Oh, and other things happened in part six of Twin Peaks 2017/Twin Peaks : The ReturnTwin Peaks season three, as well — in fact, it was an uncharacteristically brisk, dense, and harrowing segment, punctuated by the unspeakable tragedy of a child mowed down by a speeding truck and the hyper-violent outburst of a maniacal contract-killer midget. It re-introduced beloved figures like Carl from the Fat Trout Trailer Park (Harry Dean Stanton only gets more awesome with each passing year, doesn’t he?), dropped Patrick Fischler and Tom Sizemore back into the mix for no apparent (as yet) reason, shed an all-too-human light on the nature of the relationship between Sheriff Frank Truman (Robert Forster) and his wife, Doris (Candy Clark) that perfectly explains both of their demeanors, offered up a genuinely touching moment between Dougie/Dale and his boy, Sonny Jim (Pierce Gagnon), showcased Deputy Hawk (Michaeal Horse) doing his best detective work to date, took a minute to breathe a bit more character depth into Shelly Johnson (Madchen Amick), proved that Norma must offer way better wages and benefits than the average cafe owner since the Double R has apparently kept the exact same staff in place for 25 years, and gave Naomi Watts’ Janey-E Jones a hitehrto-undisclosed backbone that was definitely worth the price of admission alone. Yup, a whole lot went down tonight — and in the best Twin Peaks fashion, not all of it was entirely explicable.

Take, for isntance, Dougie’s idiot-savant abilities manifesting themselves in the form of child-like scrawling all over his “case files.” couldn’t make head or tail of any of it, but it sure seemed to impress the hell out of his boss. And where Harry Dean Stanton (who gets the best line of the night with “I’ve been smoking for 75 years — every fuckin’ day”) goes, mysterious power lines seem to follow, as the departure of the dead child’s soul/spirit/essence into the electrical grid perfectly recalls a similar “cut-away” shot from Carl in Twin Peaks : Fire Walk With Me. And I’m thinking those numbers on the telephone pole probably mean something, too.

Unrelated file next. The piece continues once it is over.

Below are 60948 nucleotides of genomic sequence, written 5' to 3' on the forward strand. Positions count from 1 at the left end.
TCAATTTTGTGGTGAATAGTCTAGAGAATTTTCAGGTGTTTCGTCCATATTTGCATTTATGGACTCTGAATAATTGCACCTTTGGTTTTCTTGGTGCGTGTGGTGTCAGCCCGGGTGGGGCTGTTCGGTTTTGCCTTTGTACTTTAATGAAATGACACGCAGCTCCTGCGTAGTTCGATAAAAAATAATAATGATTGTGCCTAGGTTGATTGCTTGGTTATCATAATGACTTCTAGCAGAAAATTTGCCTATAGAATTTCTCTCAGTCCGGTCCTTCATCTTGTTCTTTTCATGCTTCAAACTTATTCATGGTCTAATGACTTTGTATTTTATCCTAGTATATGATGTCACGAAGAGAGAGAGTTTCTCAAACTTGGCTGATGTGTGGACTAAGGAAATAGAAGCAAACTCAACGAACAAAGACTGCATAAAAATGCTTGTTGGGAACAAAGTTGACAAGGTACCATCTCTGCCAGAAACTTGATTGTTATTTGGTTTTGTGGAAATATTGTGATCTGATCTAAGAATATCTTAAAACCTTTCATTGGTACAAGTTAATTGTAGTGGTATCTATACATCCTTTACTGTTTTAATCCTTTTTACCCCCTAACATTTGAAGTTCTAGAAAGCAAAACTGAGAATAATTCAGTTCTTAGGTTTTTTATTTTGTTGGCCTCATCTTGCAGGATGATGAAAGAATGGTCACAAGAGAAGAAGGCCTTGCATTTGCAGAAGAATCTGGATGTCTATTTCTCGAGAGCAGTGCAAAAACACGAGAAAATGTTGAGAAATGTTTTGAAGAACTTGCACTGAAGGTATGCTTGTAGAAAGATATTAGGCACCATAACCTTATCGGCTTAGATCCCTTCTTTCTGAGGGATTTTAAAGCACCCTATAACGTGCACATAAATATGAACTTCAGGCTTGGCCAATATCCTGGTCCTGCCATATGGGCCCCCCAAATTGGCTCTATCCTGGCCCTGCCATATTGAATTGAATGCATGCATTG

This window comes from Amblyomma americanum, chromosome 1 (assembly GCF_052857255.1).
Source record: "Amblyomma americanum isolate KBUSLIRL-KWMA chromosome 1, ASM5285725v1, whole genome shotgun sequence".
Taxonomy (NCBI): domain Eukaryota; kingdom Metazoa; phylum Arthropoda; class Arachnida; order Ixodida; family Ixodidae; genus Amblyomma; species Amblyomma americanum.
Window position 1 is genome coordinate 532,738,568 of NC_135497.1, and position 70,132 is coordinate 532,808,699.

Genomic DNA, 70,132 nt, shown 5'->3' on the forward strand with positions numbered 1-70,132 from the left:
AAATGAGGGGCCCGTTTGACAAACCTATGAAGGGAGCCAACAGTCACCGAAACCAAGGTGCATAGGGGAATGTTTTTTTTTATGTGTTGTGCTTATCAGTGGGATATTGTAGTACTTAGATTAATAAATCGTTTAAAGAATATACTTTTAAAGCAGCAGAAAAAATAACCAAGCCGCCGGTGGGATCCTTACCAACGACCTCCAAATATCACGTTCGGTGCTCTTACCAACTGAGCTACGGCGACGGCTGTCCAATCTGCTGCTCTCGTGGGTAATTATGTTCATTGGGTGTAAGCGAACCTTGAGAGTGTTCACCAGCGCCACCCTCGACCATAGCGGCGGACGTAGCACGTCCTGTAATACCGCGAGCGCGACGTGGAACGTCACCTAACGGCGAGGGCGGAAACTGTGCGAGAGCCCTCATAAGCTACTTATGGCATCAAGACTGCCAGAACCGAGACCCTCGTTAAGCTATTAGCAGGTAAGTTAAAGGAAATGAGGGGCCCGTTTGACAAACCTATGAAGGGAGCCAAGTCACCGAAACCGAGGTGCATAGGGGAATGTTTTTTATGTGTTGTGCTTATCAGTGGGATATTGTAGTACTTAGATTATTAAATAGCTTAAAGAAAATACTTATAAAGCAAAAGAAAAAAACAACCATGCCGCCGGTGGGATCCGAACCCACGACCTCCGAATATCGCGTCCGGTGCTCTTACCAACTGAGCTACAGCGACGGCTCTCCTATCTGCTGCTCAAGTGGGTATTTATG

And since we’re on the subject of speculation, I think this is as good a point as any for me to officially advance a theory I first floated on facebook a few days back : Eamon Farren’s drug-fueled psychopath? Who can now add “kid-killer” to his resume? The minute I heard he was part of the Horne clan, it hit me : he’s the child of Audrey and “Evil Coop.” And he’s got a lot of his daddy in him. Come on — you know it makes sense.

Fuck me, but there’s a lot to process after this one, isn’t there? We’re officially 1/3 of the way through at this point, and the only thing I can say I know with absolute, lead-pipe-cinch certainty is that John Pirruccello’s Deputy Chad is the biggest d-bag on the planet — but in my experience, that’s almost always the case with grown men named “Chad,” anyway.

At any rate, his is not the name we’re going to keep coming back to again and again as we re-play this episode — sorry, “part” — through our minds, is it? Nope. We finally know who you are, Diane — now, who are you?